As our country continues to grapple with racism and racial violence, the issues the DeWolf descendants face dramatize questions that apply to individuals, institutions, churches, and the nation as a whole: What, concretely, is the legacy of slavery—for diverse whites, for diverse blacks, for diverse others? Who owes whom what for the sins of the fathers of this country? And what would repair—spiritual and material—really look like?
grew up in Charleston, SC. He and his wife Constance travel the country screening Traces of the Trade and facilitating conversations on racial reconciliation. Dain served 30 years in the financial services industry in Boston. Previously he served as deputy director of the Massachusetts Council on Crime and Correction and Acting Director of the Crime and Justice Foundation, non-profit organizations which promoted reform in the criminal justice system.
grew up in Boston, MA. For more than twenty years, she managed, designed and implemented programs for at-risk youth and adults at the municipal, state and national level. Constance was a self-employed national consultant for twelve years specializing in training, facilitation and on-site consultation services to community organizations. She travels the country screening organizations. She travels the country screening Traces of the Trade and facilitating conversations on racial reconciliation.
A Confession on Giving
Likewise, while I’ve certainly familiar with the concept of the tithe, it’s not something that I’ve ever attempted or feel secure enough to commit to at this point in my life. Instead, I’ve put a (small) set monthly amount into my budget, the same way I do for my cell phone bill, student loans, rent, and other expenses.
However, when I think about the communities to which I belong, All Souls ranks very highly on the list. My faith community is a place of immense value to me, value that surpasses many of those expenses on my budget.
And so this week as I pray about what to commit to as I fill out my pledge card in anticipation of Sunday’s ingathering, I’ve decided to base my financial commitment off a percentage of my monthly income, rather than an arbitrary dollar amount. This decision is meant to honor the ways in which All Souls has nurtured and strengthened my relationship with God.
This fall, will you consider joining me in making a move to proportional giving?
– Jamie Nelson
Al Soles, Celebrity Pledger
Did you see the amazing film we released yesterday, featuring the saintly example of celebrity pledger Al Soles? It will teach you everything you need to know about pledging! Click here to watch it, and prepare to be stunned – it’s that good.
This coming Sunday is a big day! Please spend time in prayer and reflection this week as you discern your pledge to All Souls for 2016 and remember to bring your pledge card with you to church on Ingathering Sunday, October 25th! Then come back on Sunday evening for our annual all parish Stewardship Celebration Dinner. If you haven’t signed up already, please do so now! It will be fantastic.
New Formation Classes!
October 25, November 8, 15, led by Danielle Gabriel & Toni Martinez de Borgfeldt
Join us to explore what it means to share our faith, our space, and the radical love of Christ. This is evangelism like you’ve never seen it before! Your money back if you don’t have fun.
Memento Mori: The Spiritual Practice of the Remembrance of One’s Own Death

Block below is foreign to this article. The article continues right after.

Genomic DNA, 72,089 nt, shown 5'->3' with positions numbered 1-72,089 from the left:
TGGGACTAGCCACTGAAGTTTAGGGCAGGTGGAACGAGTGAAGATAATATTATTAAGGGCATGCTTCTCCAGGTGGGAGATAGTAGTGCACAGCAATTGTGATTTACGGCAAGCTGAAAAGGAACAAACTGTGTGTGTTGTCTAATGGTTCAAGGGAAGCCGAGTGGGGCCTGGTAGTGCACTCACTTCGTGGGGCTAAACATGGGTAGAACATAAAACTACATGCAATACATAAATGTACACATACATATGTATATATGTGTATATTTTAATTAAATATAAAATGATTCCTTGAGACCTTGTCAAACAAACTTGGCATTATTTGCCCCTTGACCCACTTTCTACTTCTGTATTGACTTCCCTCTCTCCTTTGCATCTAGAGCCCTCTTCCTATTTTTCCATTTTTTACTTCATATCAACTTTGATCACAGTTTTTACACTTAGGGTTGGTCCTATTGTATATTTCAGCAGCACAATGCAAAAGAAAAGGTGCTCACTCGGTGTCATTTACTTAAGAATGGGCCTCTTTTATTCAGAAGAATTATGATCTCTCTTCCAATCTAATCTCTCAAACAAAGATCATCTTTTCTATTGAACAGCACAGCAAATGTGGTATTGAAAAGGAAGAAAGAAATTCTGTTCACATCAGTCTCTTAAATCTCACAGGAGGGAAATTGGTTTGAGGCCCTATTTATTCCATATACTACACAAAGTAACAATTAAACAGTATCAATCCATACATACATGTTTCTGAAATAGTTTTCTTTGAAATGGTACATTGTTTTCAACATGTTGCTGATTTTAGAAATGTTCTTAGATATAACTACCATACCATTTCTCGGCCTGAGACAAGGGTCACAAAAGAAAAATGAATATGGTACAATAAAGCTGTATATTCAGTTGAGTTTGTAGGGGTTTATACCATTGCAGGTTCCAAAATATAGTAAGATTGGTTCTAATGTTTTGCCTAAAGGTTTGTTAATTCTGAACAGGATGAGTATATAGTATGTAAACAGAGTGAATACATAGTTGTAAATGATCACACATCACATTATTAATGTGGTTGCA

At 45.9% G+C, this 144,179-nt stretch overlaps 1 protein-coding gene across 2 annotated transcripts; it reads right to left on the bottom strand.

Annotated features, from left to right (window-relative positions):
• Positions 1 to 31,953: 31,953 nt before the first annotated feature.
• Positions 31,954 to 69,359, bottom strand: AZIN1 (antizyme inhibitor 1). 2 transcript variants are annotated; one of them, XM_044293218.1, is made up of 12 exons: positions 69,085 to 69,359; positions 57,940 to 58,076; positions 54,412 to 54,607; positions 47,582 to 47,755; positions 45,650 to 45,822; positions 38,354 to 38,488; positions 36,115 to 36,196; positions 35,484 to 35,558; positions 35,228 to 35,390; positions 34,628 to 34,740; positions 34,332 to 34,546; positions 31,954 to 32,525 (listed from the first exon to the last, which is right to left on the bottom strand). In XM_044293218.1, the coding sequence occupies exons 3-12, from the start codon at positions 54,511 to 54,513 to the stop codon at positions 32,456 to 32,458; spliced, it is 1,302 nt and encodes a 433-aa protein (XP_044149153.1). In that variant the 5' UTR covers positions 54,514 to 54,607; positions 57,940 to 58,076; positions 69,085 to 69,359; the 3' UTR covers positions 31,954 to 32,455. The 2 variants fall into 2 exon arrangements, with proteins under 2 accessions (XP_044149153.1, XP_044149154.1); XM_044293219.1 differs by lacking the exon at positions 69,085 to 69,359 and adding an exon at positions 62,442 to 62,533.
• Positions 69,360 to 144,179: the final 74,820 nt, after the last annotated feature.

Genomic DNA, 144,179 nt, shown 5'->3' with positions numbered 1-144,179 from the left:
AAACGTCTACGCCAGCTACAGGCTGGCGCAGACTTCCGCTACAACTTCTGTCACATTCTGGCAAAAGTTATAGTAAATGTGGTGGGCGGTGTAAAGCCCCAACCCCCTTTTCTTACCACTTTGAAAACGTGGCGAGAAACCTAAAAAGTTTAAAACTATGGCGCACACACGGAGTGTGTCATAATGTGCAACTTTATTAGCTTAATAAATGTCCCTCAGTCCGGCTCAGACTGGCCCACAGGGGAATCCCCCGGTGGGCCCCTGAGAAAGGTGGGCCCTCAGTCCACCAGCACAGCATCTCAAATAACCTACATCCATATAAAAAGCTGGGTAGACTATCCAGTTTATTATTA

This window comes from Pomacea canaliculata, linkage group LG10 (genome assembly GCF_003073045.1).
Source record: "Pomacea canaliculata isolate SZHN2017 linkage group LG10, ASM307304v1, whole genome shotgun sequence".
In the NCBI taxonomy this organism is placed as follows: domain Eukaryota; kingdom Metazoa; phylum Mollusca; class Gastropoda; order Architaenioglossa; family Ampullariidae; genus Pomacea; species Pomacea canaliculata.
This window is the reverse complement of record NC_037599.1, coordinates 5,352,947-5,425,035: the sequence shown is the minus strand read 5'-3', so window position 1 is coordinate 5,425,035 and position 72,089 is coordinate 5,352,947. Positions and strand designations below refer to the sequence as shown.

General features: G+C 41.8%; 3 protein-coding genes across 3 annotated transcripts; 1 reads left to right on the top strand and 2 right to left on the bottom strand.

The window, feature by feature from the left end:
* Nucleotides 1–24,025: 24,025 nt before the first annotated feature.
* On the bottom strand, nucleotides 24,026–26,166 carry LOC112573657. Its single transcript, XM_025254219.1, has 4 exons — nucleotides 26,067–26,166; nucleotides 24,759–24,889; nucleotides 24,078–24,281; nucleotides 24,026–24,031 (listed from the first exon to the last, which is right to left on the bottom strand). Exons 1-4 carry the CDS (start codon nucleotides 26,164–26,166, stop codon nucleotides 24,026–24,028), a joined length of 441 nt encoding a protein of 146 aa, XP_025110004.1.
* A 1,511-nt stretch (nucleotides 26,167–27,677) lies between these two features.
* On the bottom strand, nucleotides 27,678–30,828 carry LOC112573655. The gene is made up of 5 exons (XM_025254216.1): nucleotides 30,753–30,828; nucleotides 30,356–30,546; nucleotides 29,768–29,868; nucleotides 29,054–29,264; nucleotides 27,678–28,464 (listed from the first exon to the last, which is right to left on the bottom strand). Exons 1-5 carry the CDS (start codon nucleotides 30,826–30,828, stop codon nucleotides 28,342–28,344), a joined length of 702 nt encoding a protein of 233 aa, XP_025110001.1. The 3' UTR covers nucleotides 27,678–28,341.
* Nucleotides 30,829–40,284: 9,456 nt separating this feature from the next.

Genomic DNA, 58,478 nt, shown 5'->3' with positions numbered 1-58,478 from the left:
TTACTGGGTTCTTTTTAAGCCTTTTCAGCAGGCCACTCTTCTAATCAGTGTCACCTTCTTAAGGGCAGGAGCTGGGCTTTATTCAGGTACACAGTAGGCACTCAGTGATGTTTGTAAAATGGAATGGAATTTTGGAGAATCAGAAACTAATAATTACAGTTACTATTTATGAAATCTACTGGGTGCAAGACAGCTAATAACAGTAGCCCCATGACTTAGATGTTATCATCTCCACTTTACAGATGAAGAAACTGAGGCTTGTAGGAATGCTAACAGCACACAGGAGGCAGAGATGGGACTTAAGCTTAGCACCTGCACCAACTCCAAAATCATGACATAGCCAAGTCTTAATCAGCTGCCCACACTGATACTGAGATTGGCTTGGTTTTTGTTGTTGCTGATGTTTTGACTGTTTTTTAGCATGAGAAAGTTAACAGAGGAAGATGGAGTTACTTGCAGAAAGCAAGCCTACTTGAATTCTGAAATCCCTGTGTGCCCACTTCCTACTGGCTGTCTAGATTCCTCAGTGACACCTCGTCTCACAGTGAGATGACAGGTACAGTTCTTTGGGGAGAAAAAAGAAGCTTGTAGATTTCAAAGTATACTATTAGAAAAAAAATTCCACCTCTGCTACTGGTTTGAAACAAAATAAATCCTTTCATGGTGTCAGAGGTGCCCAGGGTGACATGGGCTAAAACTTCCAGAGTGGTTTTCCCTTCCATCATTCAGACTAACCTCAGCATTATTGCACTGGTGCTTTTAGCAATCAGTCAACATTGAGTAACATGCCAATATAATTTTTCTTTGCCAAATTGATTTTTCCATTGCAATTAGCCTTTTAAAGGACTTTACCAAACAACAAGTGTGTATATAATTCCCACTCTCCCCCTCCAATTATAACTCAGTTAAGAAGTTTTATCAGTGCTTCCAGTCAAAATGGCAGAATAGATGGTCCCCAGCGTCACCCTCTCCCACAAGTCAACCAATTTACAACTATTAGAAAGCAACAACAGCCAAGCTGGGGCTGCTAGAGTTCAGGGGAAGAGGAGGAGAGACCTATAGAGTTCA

November 8, 15, 22, led by The Rev. Michael Lemaire
As a spiritual practice, recalling the impermanence of life in the form of our own mortality, has been recommended through time and across religious traditions and yet, we find ourselves in a culture and time deeply invested in the denial of death. Our attention is individually and collectively redirected away from something that once, along with taxes, was described as the only certainty in life. In this four week class we will explore the reality of death in our time, the culture of denial that surrounds it and engage in a variety of spiritual practices to raise our awareness of the our own death and how it can clarify and vitalize our lives right now. We will also explore the resources of the Christian tradition that support this inquiry. This class is appropriate and recommended for any members of the All Souls community who will die.
Talking with Kids About Race 101 and 201: Saturday, Nov. 7th
How does one start a conversation about race with a child? In the wake of the uprisings in Ferguson, NYC, and Baltimore, many of us are imagining that another world is possible. The most powerful change we can make is on the micro level, with what we teach our children about race and implicit bias. The day will have two parts, both led by renowned race educator Micia Mosely. It will take place in the Women’s Building in San Francisco and is adults only. If you want to come but need help finding a sitter, let us know. Purchase tickets here. The event is being put on by the Stay Woke Parents Collective, co-sponsored by Our Family Coalition, and your attendance is encouraged by All Souls Acting for Racial Justice.
Guide my feet, Lord, while I run this race!
All Soles are hitting the streets at the Berkeley Half Marathon on November 22. This is a fun community run that includes 5K, 10K, and 13.1 mile races. Talk to Liz Tichenor to join the hearty parish crew running together. (And you can still make it to the 11:15 service in your All Soles race T-shirt!). If you don’t want to race, we’ll certainly welcome a cheering (and singing?) section! The half marathon route will go right up Shattuck, across Cedar – a short walk from All Souls.